By: Vinodkumar Raghothamarao, Director Consulting, Energy Wide Perspectives & Strategy, IHS Markit EMEA
Oil and Gas companies operate in dynamic and complex environments, where they face constant challenges especially in terms of supply and demand for materials and services. Now with the oil prices hovering around US$70 and with respective GCC National Oil Companies (NOCs) striving forward with their individual local content and In-Country Value Strategy, this is an opportune time to evaluate the supply chain and procurement strategies and costs. The GCC based National Oil Companies (NOCs) need to focus not only on their product supply chains, but also on the non-hydrocarbon supply chains that handle the parts, materials and services required to run the business. The non-hydrocarbon supply chain is very critical to deliver the equipment and services required to find, extract, refine and finally market the oil and gas. Procurement and supply chain strategies are set to be in the forefront of critical decision-making issues within the National Oil and Gas Companies especially with the current volatility in oil prices.
We have found that oil and gas supply chain practices clearly lag behind (in certain geographies) those of some other industries that use advanced techniques such as optimised inventory management, collaborative supplier relationship management, digital supply chain and Procurement 4.0 and so on. In this article, we provide a brief insight about the opportunities and areas where supply chain practices can be improved amongst the IOCs/NOCs, and highlights other industries that companies in the oil and gas space can learn from, including improved service to internal customers and reduced costs.
According to Harvard Business School Review, purchased products and services account for more than 50 per cent of the average oil and gas company’s total costs. Thus, even a 5 per cent reduction in purchase costs can result in a significant increase in the profit margin for oil and gas companies. The arrival of Industry 4.0 is heralding the next era in supply chain management, in which suppliers and customers come together in entirely new ways, erasing organisational boundaries. The traditional linear supply chain is evolving into an integrated value chain of mutually beneficial relationships where suppliers and customers collaborate to achieve efficiencies and lower costs by exchanging information and securely integrating systems and processes.
To achieve this, oil and gas companies should look at the following opportunities to deliver better supply chain value:
- Supply Chain Market Intelligence
- Materials/Supplier Relationship Management
- Digital Supply Chain and Procurement 4.0
Supply Chain Market Intelligence is the process of acquiring and analysing information in order to understand the present and future market; support current and future sourcing and market sector strategy execution; and enable the business to better anticipate changes in the external marketplace and react before others do. Supply Chain Market Intelligence is key to any industry and more so for the dynamic oil and gas industry. Effective supply chain market intelligence helps oil and gas companies deal with strategic supply chain challenges such as constrained capacity, infrastructure and volatile markets. It also helps companies make the right decisions about which markets to buy from, how to determine the right price to pay and what benchmarks and targets will provide the right competitive edge. With the various Middle East Governments and NOCs driving In-Country Value Strategy programs, there is a greater need for local content supply chain market intelligence than ever before. We at IHS Markit have realized that most of the National Oil Companies (NOCs) in the Middle East have good knowledge of the Tier 1 supply chain market intelligence but the need of the hour is to effectively tap the supply chain beyond Tier 1.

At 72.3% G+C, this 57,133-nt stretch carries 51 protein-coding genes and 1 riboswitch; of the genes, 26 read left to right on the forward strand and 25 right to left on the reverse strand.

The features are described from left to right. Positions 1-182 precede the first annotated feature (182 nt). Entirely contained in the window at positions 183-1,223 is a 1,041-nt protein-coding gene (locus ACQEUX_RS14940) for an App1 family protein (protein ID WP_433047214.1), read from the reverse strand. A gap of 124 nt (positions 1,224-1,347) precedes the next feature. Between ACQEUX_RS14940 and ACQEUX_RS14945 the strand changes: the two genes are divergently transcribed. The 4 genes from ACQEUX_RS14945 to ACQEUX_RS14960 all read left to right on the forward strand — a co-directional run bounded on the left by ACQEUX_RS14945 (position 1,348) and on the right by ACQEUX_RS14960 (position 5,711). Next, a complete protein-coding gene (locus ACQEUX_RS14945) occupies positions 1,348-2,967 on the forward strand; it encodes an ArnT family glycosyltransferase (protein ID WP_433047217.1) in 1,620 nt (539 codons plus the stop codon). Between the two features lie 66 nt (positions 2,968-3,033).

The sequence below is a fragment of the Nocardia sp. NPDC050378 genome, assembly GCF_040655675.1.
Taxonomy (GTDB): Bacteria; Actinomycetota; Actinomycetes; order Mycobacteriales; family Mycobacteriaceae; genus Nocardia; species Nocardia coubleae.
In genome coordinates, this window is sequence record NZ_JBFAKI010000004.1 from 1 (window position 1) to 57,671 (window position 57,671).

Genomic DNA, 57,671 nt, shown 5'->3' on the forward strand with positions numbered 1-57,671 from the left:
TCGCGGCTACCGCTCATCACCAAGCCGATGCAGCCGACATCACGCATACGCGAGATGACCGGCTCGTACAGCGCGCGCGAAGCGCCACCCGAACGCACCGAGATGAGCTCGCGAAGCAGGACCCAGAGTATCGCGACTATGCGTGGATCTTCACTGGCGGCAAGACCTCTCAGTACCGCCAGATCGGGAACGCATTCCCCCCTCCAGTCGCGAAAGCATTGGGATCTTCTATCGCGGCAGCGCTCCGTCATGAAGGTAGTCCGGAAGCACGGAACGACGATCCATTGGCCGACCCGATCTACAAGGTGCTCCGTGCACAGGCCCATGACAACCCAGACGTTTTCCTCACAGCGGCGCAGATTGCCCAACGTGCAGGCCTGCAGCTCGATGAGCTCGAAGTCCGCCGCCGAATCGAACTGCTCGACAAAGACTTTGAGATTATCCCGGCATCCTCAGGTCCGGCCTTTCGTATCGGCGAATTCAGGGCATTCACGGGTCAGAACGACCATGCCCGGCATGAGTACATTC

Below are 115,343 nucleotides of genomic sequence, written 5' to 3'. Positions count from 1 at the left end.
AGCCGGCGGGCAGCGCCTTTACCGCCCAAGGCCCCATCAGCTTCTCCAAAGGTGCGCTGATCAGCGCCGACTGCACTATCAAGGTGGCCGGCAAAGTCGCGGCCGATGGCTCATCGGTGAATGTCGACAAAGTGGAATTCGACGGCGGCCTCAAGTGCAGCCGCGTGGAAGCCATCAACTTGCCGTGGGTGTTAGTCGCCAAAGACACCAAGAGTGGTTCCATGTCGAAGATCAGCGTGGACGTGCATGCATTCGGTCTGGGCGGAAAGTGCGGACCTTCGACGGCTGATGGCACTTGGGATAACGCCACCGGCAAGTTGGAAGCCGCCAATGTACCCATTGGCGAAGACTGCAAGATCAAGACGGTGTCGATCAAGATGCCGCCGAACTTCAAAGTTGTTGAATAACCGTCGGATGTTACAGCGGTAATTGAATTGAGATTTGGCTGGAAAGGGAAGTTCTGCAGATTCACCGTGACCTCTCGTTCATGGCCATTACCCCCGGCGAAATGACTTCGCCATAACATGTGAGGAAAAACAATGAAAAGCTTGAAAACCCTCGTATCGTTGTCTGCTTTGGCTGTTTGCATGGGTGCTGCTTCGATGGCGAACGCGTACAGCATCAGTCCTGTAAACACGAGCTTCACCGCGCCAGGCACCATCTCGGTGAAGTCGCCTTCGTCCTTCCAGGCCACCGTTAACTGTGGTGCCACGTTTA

Effective demand planning is the next step to improving the supply chain. It is a key factor to having better visibility into the future requirements, which in turn helps to step up or step down supply, and thus leverage demand based on scalability. Many of the oil and gas supply chain and procurement executives across the globe agree that challenges arise when their demand-planning measures do not match their forecast expectations. The main reason for this is because it is only being used in selective areas. For example, oil and gas companies may use demand planning in limited areas such as long lead time capital equipment but not for other critical areas of the project and that can cause cost overrun. Beyond that, many oil and gas companies do not use demand planning at all, and this leads to a situation where internal customers are not linked to any structured planning process.
The oil and gas industry is heavily dependent on suppliers to provide complex services and critical equipment to support on-going projects and operations. More than often, contract management and supplier relationship management are not up to the mark, and as a consequence, the oil and gas companies take on supplier risks. To improve supplier relationship management, the companies should adopt a method of supplier benchmarking. Oil and gas companies need to measure the robustness and performance of different contractors for various spend categories, and constantly seek dialogue with them so that the suppliers are in unison with the necessary obligations in terms of safety, training, equipment and staffing requirements. For contract management, we have seen some oil and gas companies with non-efficient processes such as non-compliance of contracts with established suppliers.